Skip Ribbon Commands
Skip to main content

Age-related Macular Degeneration

Age-related Macular Degeneration - Diagnosis

The early stages of AMD usually start without symptoms. A comprehensive dilated eye examination is needed to diagnose AMD. The eye examination may include the following:

  • Amsler Grid
    Your ophthalmologist may ask you to look at an Amsler grid. Changes in your central vision may cause the lines in the grid to disappear or appear wavy, a key sign of AMD. This is also used to monitor patients at home for progression or recurrence of disease.

Normal Vision Amsler Grid - Age-related Macular Degeneration
Normal Vision

Vision impaired by Age-related Macular Degeneration (AMD) Amsler Grid
Vision impaired by Age-Related Macular Degeneration (AMD)

Hold the Amsler grid below at eye level at a comfortable reading distance. If you wear reading lenses, wear them during this test. Cover one eye at a time and focus on the dot in the centre. If you see wavy or fuzzy lines, or if certain squares are missing or appear blurred, you may be displaying symptoms of Age-related Macular Degeneration (AMD).

  • Fundus Fluorescein Angiogram (FFA) and Indocyanine Green Angiogram (ICG)
    In this test, a fluorescent dye is injected into a vein in your arm. Over the next few minutes, photographs are taken of the blood vessels in your eye as the dye passes through. This helps to highlight abnormal or "leaky" blood vessels, which occur in the "wet" type of AMD. Uncommonly, complications due to the dye injection can arise, such as nausea, or in very rare cases, severe allergic reactions or heart problems.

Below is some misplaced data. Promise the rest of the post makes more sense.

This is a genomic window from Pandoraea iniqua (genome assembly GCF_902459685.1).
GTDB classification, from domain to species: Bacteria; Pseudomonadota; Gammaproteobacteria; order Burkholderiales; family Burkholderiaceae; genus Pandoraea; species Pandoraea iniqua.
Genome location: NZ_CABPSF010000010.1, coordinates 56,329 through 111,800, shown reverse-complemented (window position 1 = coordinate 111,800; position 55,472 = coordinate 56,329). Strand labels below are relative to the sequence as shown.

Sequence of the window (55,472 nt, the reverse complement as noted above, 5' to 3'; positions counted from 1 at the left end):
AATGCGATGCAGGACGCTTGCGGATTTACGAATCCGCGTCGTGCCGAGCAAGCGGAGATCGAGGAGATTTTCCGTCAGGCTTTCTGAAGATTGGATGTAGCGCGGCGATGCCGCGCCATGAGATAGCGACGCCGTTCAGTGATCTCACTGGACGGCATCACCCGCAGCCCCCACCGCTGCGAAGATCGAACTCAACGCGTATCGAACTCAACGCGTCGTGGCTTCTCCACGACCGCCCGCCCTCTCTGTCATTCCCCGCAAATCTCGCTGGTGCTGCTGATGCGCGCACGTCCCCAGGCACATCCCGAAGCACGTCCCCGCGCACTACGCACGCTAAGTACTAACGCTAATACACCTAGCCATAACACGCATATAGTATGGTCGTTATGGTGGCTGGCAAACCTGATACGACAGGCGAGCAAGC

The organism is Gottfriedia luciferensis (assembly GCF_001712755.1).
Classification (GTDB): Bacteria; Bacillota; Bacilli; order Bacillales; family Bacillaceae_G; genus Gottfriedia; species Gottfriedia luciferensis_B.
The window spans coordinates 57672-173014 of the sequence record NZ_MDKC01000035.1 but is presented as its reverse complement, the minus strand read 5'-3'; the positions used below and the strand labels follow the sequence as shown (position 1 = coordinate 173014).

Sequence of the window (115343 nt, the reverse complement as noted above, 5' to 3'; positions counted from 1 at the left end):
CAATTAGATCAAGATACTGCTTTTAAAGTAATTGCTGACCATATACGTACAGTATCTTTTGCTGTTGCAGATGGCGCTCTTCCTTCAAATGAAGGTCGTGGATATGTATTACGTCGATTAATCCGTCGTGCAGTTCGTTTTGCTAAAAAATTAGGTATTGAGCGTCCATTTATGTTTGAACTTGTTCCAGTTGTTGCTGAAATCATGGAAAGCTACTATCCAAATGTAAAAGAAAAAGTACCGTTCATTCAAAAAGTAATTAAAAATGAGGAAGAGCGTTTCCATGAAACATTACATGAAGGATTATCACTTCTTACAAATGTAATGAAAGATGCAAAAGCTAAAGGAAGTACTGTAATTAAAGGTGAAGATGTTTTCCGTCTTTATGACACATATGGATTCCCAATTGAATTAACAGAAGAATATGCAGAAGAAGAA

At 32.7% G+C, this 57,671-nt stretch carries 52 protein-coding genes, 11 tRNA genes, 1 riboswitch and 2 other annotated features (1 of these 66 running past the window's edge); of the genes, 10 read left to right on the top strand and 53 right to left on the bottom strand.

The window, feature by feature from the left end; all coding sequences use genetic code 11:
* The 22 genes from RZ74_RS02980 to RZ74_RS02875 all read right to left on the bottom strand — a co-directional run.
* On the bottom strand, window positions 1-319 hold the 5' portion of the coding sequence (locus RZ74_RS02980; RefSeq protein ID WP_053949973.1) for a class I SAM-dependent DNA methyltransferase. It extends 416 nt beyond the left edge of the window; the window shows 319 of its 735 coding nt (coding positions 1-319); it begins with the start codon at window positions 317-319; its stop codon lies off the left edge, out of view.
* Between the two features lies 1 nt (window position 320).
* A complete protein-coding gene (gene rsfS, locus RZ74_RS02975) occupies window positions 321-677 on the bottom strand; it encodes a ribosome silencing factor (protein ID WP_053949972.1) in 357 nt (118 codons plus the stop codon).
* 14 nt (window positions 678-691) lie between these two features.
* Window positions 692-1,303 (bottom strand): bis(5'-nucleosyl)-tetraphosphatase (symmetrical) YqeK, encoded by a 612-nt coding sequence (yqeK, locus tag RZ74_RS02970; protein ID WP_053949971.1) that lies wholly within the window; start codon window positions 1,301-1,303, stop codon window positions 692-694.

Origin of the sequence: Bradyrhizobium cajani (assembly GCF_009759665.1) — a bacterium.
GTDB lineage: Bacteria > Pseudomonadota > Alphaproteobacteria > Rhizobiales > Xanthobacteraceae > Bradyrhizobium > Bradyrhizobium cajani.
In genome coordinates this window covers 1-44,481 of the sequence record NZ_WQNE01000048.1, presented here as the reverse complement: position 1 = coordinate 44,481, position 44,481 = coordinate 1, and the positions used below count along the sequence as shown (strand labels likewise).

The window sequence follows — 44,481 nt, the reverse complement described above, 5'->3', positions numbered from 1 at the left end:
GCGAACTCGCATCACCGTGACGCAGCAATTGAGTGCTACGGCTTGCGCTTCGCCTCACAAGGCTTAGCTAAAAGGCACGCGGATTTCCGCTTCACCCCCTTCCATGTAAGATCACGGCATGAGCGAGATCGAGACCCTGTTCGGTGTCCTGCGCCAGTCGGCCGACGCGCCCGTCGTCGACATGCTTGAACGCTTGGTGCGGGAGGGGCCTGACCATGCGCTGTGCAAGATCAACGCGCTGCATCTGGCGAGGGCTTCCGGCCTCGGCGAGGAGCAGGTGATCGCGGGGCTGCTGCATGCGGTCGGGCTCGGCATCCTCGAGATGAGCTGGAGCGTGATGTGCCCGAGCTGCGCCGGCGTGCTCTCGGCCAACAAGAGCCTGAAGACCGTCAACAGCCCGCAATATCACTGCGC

• Optical Coherence Tomography (OCT)
    OCT is similar to an ultrasound scan, except that the latter uses sound waves to capture images of living tissues. OCT uses light waves instead, and can capture very detailed, cross-sectional images of the retina and other tissues in the eye. OCT imaging is fast, convenient and non-invasive. You will be asked to place your head on a chin rest and hold still for several seconds while the images are obtained. The light beam used is painless, and unlike X-rays, does not involve any radiation.

  • Optical Coherence Tomography Angiography (OCT-A)
    In some cases, the blood vessels in the retina can be examined with OCT-A. Based on the same technology as OCT, OCT-A uses light waves to capture very detailed images of blood vessels in the eye.  OCT-A does not require any fluorescent dye injection, and also does not involve any radiation.

Age-related Macular Degeneration - Preparing for surgery

Age-related Macular Degeneration - Post-surgery care

Age-related Macular Degeneration - Other Information

The information provided is not intended as medical advice. Terms of use. Information provided by SingHealth